Uranium-oxygen bond length analysis

authors: Evgeny Blokhin, Joseph Montoya

note: This notebook requires use of the MPDS data retrieval tool, which requires an account to the MPDS database. Please inquire about access to this database at the MPDS website.

Note that in order to get the in-line plotting to work, you might need to start Jupyter notebook with a higher data rate, e.g., jupyter notebook --NotebookApp.iopub_data_rate_limit=1.0e10. We recommend you do this before starting.

This notebook was last updated 11/15/18 for version 0.4.5 of matminer.

We use the MPDSDataRetrieval tool to download the crystalline structures from the MPDS database. Let's say we want to study the chemical bond of uranium and oxygen. What is the length of this bond the most frequently reported in the world's scientific literature? The MPDS contains many crystalline structures with uranium and oxygen, so let's perform a quick data investigation to answer this question:

In [1]:
# Enter your MPDS API key below!
API_KEY = None
In [2]:
import pandas as pd
import numpy as np
import tqdm
from matminer.data_retrieval.retrieve_MPDS import MPDSDataRetrieval
from matminer.figrecipes.plot import PlotlyFig

Here we use a naive brute-force approach to calculate bond lengths between particular atom types in a crystalline environment. Obviously, we are interested in neighboring atoms only, so we do not consider interatomic distances more than, let's say, 4 Angstroms. We then represent a crystalline structure with the ase's Atoms class and calculate distances using its get_distance method. Note rounding of distances marked by comment NB in the code:

In [3]:
def calculate_lengths(ase_obj, elA, elB, limit=4):
    Short helper function to get bond lengths between element A
    and element B.
    assert elA != elB
    lengths = []
    all_lengths = ase_obj.get_all_distances()
    for n, atom in enumerate(ase_obj):
        if atom.symbol == elA:
            for m, neighbor in enumerate(ase_obj):
                if neighbor.symbol == elB:
                    dist = round(all_lengths[n][m], 2) # NB occurrence <-> rounding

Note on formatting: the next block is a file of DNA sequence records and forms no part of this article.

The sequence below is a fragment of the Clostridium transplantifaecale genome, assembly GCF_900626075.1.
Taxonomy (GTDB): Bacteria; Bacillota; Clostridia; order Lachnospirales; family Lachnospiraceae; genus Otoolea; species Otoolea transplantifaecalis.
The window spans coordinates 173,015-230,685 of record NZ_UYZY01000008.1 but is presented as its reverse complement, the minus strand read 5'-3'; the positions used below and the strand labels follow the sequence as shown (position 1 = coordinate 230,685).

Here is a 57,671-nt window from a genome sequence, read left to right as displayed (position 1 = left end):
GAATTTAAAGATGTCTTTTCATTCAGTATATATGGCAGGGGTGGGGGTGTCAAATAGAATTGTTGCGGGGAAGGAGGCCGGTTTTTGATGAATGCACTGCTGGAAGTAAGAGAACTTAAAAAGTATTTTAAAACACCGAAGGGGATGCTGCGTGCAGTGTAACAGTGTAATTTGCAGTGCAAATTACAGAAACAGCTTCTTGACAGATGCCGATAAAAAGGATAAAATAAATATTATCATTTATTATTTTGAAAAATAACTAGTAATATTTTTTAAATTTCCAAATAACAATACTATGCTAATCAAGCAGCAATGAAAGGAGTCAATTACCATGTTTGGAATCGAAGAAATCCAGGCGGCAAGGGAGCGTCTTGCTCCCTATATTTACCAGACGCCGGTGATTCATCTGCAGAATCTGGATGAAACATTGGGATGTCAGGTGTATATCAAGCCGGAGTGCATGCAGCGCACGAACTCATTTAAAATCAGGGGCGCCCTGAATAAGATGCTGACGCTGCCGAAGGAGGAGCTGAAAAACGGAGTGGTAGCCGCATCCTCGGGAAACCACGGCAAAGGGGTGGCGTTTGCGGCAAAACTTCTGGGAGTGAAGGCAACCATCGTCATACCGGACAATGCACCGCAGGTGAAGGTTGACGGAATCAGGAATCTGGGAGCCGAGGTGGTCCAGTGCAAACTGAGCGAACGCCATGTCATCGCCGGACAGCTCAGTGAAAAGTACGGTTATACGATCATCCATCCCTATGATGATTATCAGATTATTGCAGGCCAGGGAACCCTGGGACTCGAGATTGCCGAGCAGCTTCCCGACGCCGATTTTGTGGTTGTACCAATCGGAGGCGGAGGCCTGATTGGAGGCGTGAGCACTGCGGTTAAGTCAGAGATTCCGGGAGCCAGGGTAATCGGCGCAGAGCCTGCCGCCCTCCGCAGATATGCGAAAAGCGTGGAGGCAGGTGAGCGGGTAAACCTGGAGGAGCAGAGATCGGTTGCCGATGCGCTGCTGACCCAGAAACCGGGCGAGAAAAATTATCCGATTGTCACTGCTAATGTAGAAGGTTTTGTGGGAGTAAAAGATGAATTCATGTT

if dist < limit:
    return lengths

Note that the crystalline structures are not retrieved from the MPDS by default, so we need to specify additional four fields:

  • cell_abc
  • sg_n
  • basis_noneq
  • els_noneq

On top of that, we also obtain crystalline phase_ids, MPDS entry numbers, and chemical formulae. Note that get_data API client method returns a usual Python list, whereas get_dataframe API client method returns a Pandas dataframe. We use the former below:

In [4]:
client = MPDSDataRetrieval(api_key=API_KEY)

answer = client.get_data(criteria={"elements": "U-O",
                                 "props": "atomic structure", "classes": "binary"},
                         fields={'S':['phase_id', 'entry', 'chemical_formula', 'cell_abc', 
                                      'sg_n', 'basis_noneq', 'els_noneq']})
Got 172 hits

MPDSDataRetrieval.compile_crystal API client method helps us to handle the crystalline structure in the ase's Atoms flavor. We then call calculate_lengths function defined earlier.

In [5]:
lengths = []

for item in tqdm.tqdm(answer):
    crystal = MPDSDataRetrieval.compile_crystal(item, 'ase')
    if not crystal: continue
    lengths.extend(calculate_lengths(crystal, 'U', 'O'))
100%|██████████| 172/172 [00:24<00:00,  6.96it/s]

That runs a little bit slow, since ase's Atoms are expectedly not performing very well on hundreds of bond length calculations. We may want to use the ase's neighbor_list method, or employ a C-extension here, but this is outside the scope of this exercise. A popular Pymatgen library can be also used instead of ase. (Mind however that Pymatgen and ase are generally incompatible.) Anyway now we have a flat list lengths. Let's convert it into a Pandas Dataframe and find which U-O distances occur more often than the others.

In [6]:
dfrm = pd.DataFrame(sorted(lengths), columns=['length'])
dfrm['occurrence'] = dfrm.groupby('length')['length'].transform('count')
dfrm.drop_duplicates('length', inplace=True)

What did we do here? We calculated the numbers of occurrences (counts) of each particular U-O length and then updated our dataframe dfrm with this info, creating a new column occurrence. Here is a resulting distribution of bond lengths rendered using matminer.figrecipes.plot.PlotlyFig.

We can see below that the most frequent bond lengths between the neighboring uranium and oxygen atoms are 1.78 and 2.35 Angstroms. This agrees with the well-known study of Burns et al. [1], done in 1997. However, Burns considered only 105 structures, and we did more than 170, confirming even more thoroughly his findings on the uranyl ion geometry.

In [7]:
pf = PlotlyFig(dfrm, mode='notebook', x_title="Bond lengths (A)")
pf.histogram(cols=['length'], n_bins=50)